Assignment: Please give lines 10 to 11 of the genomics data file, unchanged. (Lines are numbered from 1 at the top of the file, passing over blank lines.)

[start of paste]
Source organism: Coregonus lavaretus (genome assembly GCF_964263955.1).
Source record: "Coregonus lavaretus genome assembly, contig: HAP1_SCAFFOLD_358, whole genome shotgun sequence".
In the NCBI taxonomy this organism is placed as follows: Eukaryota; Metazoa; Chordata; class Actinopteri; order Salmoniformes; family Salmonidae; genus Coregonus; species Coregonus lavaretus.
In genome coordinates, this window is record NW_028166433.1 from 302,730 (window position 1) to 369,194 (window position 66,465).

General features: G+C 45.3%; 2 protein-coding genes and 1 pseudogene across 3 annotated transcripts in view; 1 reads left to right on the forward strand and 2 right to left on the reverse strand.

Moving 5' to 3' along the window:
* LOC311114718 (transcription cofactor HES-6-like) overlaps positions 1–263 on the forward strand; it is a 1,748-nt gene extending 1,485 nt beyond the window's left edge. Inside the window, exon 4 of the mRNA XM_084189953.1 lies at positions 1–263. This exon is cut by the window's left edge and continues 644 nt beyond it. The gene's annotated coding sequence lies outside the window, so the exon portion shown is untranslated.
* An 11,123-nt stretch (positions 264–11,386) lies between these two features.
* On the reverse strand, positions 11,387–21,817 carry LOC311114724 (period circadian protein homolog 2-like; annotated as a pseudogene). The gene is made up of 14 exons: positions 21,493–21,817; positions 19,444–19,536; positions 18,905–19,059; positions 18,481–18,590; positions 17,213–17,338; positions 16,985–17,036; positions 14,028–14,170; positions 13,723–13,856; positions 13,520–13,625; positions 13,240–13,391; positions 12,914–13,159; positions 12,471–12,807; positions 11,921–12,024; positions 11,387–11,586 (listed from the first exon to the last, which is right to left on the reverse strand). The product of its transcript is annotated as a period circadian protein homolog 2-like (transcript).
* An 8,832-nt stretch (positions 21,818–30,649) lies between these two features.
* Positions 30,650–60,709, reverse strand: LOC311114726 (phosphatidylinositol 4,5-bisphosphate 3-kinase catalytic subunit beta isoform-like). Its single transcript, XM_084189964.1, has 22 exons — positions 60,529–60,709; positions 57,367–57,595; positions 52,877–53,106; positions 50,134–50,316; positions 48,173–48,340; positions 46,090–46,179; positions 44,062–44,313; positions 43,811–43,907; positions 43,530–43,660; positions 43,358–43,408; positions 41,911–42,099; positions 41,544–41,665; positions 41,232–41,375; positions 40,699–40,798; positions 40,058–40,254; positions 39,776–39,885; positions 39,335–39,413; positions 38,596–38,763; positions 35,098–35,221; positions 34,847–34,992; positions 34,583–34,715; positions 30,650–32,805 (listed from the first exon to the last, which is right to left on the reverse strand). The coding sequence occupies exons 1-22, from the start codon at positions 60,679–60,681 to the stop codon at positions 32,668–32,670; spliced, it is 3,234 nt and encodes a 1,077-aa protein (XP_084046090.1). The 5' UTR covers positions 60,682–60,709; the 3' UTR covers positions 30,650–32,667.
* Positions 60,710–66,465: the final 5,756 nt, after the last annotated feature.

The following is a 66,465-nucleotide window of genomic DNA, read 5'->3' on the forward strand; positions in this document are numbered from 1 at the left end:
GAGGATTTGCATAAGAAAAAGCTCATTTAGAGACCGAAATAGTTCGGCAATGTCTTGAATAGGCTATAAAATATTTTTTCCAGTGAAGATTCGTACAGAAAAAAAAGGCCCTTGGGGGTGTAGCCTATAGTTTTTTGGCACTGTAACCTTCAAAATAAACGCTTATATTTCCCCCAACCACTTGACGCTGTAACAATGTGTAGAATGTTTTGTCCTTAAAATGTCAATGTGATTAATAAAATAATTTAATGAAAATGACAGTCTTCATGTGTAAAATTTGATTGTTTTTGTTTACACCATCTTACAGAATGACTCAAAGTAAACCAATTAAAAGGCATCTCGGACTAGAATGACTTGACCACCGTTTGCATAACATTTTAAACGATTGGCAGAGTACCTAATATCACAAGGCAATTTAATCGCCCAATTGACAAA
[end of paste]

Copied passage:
* An 8,832-nt stretch (positions 21,818–30,649) lies between these two features.
* Positions 30,650–60,709, reverse strand: LOC311114726 (phosphatidylinositol 4,5-bisphosphate 3-kinase catalytic subunit beta isoform-like). Its single transcript, XM_084189964.1, has 22 exons — positions 60,529–60,709; positions 57,367–57,595; positions 52,877–53,106; positions 50,134–50,316; positions 48,173–48,340; positions 46,090–46,179; positions 44,062–44,313; positions 43,811–43,907; positions 43,530–43,660; positions 43,358–43,408; positions 41,911–42,099; positions 41,544–41,665; positions 41,232–41,375; positions 40,699–40,798; positions 40,058–40,254; positions 39,776–39,885; positions 39,335–39,413; positions 38,596–38,763; positions 35,098–35,221; positions 34,847–34,992; positions 34,583–34,715; positions 30,650–32,805 (listed from the first exon to the last, which is right to left on the reverse strand). The coding sequence occupies exons 1-22, from the start codon at positions 60,679–60,681 to the stop codon at positions 32,668–32,670; spliced, it is 3,234 nt and encodes a 1,077-aa protein (XP_084046090.1). The 5' UTR covers positions 60,682–60,709; the 3' UTR covers positions 30,650–32,667.